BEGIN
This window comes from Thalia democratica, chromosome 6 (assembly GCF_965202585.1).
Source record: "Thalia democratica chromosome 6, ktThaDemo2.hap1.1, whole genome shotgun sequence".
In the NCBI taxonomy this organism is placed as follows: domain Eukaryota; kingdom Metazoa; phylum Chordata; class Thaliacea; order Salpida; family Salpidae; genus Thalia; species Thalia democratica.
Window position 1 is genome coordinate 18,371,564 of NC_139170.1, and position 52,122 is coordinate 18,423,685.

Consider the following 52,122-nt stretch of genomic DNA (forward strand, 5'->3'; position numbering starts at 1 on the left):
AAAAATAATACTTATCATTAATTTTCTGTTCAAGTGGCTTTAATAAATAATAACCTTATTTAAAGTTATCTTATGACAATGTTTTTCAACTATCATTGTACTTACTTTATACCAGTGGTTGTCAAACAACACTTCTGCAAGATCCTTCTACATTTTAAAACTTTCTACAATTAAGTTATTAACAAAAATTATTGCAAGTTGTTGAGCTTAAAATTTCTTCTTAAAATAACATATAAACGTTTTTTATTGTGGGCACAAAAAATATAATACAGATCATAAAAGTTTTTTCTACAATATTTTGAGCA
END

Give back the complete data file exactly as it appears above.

This window comes from Thalia democratica, chromosome 6 (assembly GCF_965202585.1).
Source record: "Thalia democratica chromosome 6, ktThaDemo2.hap1.1, whole genome shotgun sequence".
In the NCBI taxonomy this organism is placed as follows: domain Eukaryota; kingdom Metazoa; phylum Chordata; class Thaliacea; order Salpida; family Salpidae; genus Thalia; species Thalia democratica.
Window position 1 is genome coordinate 18,371,564 of NC_139170.1, and position 52,122 is coordinate 18,423,685.

Consider the following 52,122-nt stretch of genomic DNA (forward strand, 5'->3'; position numbering starts at 1 on the left):
AAAAATAATACTTATCATTAATTTTCTGTTCAAGTGGCTTTAATAAATAATAACCTTATTTAAAGTTATCTTATGACAATGTTTTTCAACTATCATTGTACTTACTTTATACCAGTGGTTGTCAAACAACACTTCTGCAAGATCCTTCTACATTTTAAAACTTTCTACAATTAAGTTATTAACAAAAATTATTGCAAGTTGTTGAGCTTAAAATTTCTTCTTAAAATAACATATAAACGTTTTTTATTGTGGGCACAAAAAATATAATACAGATCATAAAAGTTTTTTCTACAATATTTTGAGCA